FXUS65 KABQ 181723 AAB

Area Forecast Discussion...UPDATED
National Weather Service Albuquerque NM
1123 AM MDT Mon Mar 18 2019

VFR conditions will prevail through the forecast period, with south
to southeast flow at the surface across much of New Mexico today.
Another round of light showers, maybe even an isold ts will occur
over the western and northern high terrain where a field of cu is
already forming. High clouds will skirt across far southeast NM where
a weak upper trough is moving through. Winds calm again tonight
becoming mostly terrain driven with a N/NE wind shift occurring
across far northeast NM Tuesday morning through KCAO, KRTN, and just
reaching KTCC by or just after 18Z.



.PREV DISCUSSION...254 AM MDT Mon Mar 18 2019...
A weak low pressure area will cross southern New Mexico today with
isolated rain and elevation snow showers across the higher terrain
of western and north central portions of the state. A few isolated
thunderstorms will develop across these areas this afternoon and
evening. Strong low pressure will move southward across the northern
plains on Tuesday, and isolated to scattered rain and elevation snow
showers will form across northern New Mexico. A backdoor cold front
will sweep westward across the eastern plains Tuesday afternoon and
Tuesday night. The cold front will lift moisture in place from the
northeast plains to the north central mountains and produce light to
moderate rain and snow Tuesday afternoon through Wednesday morning.
A large Pacific storm system will bring rain and elevation snow to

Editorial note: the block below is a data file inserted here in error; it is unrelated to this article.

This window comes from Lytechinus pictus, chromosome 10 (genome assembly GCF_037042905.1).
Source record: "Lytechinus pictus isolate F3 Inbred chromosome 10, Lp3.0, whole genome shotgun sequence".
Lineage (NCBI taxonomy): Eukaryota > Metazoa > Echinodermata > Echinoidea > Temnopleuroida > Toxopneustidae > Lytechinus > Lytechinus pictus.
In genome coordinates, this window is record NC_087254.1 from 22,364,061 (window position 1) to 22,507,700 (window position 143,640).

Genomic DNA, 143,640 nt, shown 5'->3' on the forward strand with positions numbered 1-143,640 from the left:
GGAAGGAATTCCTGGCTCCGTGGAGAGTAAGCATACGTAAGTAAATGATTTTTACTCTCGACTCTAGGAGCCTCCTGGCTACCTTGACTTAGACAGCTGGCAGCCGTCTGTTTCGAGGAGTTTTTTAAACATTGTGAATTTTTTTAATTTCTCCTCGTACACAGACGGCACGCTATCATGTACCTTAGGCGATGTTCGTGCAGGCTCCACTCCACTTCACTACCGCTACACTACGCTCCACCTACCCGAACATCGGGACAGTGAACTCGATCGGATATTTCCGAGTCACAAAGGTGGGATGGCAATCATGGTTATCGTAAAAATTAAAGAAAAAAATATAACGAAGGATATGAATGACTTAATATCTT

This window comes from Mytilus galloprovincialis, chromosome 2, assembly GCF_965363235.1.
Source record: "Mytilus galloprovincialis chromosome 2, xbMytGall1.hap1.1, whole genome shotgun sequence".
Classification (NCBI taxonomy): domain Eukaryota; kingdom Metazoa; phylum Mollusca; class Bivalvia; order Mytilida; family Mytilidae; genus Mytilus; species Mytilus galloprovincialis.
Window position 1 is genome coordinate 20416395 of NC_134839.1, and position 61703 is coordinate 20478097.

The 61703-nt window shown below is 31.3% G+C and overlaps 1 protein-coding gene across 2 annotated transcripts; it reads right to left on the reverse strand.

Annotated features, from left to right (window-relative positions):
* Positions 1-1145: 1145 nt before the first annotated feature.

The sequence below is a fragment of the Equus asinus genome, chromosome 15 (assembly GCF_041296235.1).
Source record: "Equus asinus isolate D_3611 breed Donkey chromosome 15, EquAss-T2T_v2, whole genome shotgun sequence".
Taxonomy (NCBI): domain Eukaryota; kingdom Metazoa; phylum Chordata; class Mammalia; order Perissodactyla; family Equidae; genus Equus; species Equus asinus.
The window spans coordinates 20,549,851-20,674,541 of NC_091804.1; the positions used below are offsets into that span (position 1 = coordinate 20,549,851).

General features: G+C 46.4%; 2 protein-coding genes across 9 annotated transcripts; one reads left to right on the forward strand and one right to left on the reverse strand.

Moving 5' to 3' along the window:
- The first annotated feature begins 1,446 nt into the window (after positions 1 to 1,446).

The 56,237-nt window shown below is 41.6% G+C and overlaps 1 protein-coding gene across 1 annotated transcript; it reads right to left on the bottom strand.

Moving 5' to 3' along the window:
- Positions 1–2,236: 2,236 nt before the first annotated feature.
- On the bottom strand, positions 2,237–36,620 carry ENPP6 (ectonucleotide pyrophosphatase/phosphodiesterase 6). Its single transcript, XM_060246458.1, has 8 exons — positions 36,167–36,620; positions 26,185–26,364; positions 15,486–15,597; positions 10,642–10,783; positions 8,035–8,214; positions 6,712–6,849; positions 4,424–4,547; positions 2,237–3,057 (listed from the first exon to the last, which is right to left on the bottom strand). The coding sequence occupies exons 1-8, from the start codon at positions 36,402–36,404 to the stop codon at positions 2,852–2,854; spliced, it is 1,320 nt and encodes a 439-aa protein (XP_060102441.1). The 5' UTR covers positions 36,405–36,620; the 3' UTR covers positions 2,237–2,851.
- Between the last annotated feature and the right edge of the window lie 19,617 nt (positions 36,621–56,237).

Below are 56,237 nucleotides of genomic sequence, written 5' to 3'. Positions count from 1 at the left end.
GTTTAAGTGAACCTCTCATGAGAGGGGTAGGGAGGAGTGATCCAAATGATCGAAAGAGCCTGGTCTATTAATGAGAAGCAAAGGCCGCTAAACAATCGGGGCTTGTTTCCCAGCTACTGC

northern and central New Mexico Wednesday through Friday with
thunderstorms likely across western portions of the state Wednesday
afternoon, across central and eastern New Mexico Thursday afternoon
and evening and in far eastern New Mexico Friday afternoon and


A relatively quiet start to the week weatherwise today will become
more active Tuesday through Friday. A weak and broad upper level
trough will move eastward along the New Mexico and Mexico border
today with limited dynamics and moisture. Mid level moisture will
move northward across western and north central New Mexico today, and
low level moisture will tick upward as light south winds develop
across these areas. Instability across western and north central New
Mexico will be modest with lifted indices in the zero to minus 2
Celsius range and small CAPE values between 100 and 200 J/kg. Though
a couple stray showers will pop up across the Gila region this
morning, wider coverage of isolated rain and elevation snow showers
will occur this afternoon and evening with isolated thunderstorms,
mainly in the higher terrain. High temperatures today will be near
normal across western and northern New Mexico and 3 to 12 degrees
below normal south of I-40 and east of I-25.

The center of strong upper level low pressure will press southward
from the Northern Plains to Nebraska on Tuesday. On the southwest